And it is of course true that the new legislation is filled with scores of detailed prescriptions touching nearly every corner of American health care. The implications of most of these provisions will only be fully understood if and when they are made operational.
Even so, it is not necessary to describe every section and subsection of the law to understand the core and flawed logic of the broad ObamaCare project.
Fundamentally, ObamaCare is built around a small number of key changes in the way health insurance is arranged for working age Americans and their families.
Today’s employer-based system of insurance works reasonably well for the vast majority of working aage people and their families, but it leaves gaps for some because the insurance is not portable, small employers have a more difficult time securing stable options, and low-wage workers sometimes cannot afford the premiums because costs are high relative to their incomes and rising rapidly.
Instead of attacking the primary problems — lack of portable insurance owned by the policy holder and costs driven upward by excessive federal subsidization — ObamaCare leaves the flawed policies in place and attempts to coerce coverage of the remaining uninsured with a heavy-handed governmental structure. This structure is said to be targeted in a way that helps those without coverage without disrupting everything else. But that is not true. Once in place, the key ObamaCare reforms will inevitably put the federal government in the driver’s seat over the basic direction of all American health care.
The Individual Mandate: For the first time, the federal government is going to impose a requirement on citizens and legal residents to purchase a product in the private economy, namely government-approved health insurance.
The Federal Regulation of Health Insurance: The government would establish what constitutes an appropriate insurance policy, and heavily regulate the premiums that can be charged. Insurers would have to take all comers without regard to their health risks.
Medicaid: Medicaid is expanded to cover everyone in households with incomes below 133 percent of the federal poverty line. The Congressional Budget Office expects this expansion will add 16 million people to Medicaid at a cost of nearly $100 billion per year by 2019.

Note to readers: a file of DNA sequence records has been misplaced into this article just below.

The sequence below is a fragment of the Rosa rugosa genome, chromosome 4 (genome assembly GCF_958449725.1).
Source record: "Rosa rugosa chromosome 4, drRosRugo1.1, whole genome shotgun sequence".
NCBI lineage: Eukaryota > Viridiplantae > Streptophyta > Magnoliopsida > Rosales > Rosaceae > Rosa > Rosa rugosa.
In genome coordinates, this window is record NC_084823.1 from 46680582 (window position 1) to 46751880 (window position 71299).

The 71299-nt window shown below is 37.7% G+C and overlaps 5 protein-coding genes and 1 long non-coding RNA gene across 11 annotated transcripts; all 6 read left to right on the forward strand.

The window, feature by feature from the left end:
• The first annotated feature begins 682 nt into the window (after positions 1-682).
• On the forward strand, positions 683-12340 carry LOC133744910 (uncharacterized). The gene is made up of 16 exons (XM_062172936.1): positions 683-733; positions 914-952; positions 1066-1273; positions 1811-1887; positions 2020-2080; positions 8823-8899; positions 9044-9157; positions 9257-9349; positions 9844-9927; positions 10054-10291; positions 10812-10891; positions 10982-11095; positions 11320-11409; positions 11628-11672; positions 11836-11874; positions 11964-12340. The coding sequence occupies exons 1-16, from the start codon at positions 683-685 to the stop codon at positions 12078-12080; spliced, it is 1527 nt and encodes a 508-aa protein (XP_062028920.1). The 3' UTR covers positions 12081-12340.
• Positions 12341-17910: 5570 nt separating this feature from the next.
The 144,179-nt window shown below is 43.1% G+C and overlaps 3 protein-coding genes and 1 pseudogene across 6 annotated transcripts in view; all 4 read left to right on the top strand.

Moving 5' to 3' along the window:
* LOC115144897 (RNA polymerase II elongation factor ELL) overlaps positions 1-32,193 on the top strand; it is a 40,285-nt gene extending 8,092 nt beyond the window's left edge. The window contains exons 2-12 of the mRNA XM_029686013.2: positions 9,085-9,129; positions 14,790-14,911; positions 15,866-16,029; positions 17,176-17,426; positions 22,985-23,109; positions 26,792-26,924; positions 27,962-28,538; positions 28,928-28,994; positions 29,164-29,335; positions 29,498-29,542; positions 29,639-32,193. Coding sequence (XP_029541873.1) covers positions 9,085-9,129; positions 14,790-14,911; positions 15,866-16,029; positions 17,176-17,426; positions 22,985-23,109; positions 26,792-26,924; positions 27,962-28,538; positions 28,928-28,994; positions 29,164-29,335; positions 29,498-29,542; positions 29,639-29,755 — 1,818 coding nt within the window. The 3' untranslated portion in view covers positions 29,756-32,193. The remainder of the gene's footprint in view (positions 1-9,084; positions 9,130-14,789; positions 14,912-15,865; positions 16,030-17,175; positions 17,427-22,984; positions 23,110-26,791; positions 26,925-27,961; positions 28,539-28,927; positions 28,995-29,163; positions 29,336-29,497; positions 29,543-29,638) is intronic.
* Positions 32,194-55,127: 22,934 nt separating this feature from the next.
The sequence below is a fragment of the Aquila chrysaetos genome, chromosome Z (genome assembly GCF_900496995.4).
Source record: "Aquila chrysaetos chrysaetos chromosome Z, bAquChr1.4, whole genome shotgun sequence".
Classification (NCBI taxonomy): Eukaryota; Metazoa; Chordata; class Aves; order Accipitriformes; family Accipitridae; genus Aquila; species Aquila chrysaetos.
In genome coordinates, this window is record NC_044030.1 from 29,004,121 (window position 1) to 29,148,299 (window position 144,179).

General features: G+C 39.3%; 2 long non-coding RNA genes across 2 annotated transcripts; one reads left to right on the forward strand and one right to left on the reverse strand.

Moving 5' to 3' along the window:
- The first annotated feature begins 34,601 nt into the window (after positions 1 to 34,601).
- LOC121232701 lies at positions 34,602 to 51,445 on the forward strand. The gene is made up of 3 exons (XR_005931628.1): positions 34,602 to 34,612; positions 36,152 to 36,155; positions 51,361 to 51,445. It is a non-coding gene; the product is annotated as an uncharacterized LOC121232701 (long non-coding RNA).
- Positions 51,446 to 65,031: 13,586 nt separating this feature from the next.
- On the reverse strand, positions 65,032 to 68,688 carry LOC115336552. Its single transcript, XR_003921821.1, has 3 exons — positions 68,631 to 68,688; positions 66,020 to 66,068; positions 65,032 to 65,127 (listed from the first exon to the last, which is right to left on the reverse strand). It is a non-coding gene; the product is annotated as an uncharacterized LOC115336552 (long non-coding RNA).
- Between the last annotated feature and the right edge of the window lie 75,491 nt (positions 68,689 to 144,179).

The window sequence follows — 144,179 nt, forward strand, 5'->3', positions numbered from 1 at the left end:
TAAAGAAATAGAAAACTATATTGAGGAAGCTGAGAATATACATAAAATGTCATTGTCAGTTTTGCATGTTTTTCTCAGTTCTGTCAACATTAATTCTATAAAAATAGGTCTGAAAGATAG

Medicare: In order to offset the costs of ObamaCare’s two new entitlement programs, Medicare payments will be cut by over $500 billion dollars over the next 10 years. A large portion of these reductions will come from the Medicare Advantage program, which allows seniors to enroll in private health insurance plans instead of traditional Medicare. These plans which provide extra benefits with frequently no extra costs will likely be discontinued.
State-Based “Exchanges” and Premium Subsidies: States are expected to stand up new “exchanges” through which individuals and workers in smaller firms would get their insurance. Larger employers could choose to let their workers get their insurance there as well instead of through them. The federal government would subsidize the premiums of those with incomes between 133 and 400 percent of the federal poverty line.
The Employer Mandate: Employers with at least 50 employees would pay taxes if any of their workers ended up in subsidized insurance through the exchanges.
Soaring Deficits: The cost controls included in the bill are unrealistic. The pressures to expand the subsidies will be enormous, as will be the pressures to weaken the meager cost controls.
Taxes: There are new taxes on health care products and services, including drugs, medical devices and insurance policies. There are also new taxes unrelated to health care added to finance the massive new spending spree. There are new or increased income taxes, business taxes, even a tax on tanning salons.
Constitutional Challenges: Creating ObamaCare goes beyond Congress’s constitutionally enumerated powers. The law forces Americans to purchase health insurance or pay a tax, violates federalism by encroaching on powers delegated to the states, and goes beyond Congress’s power to regulate inter-state commerce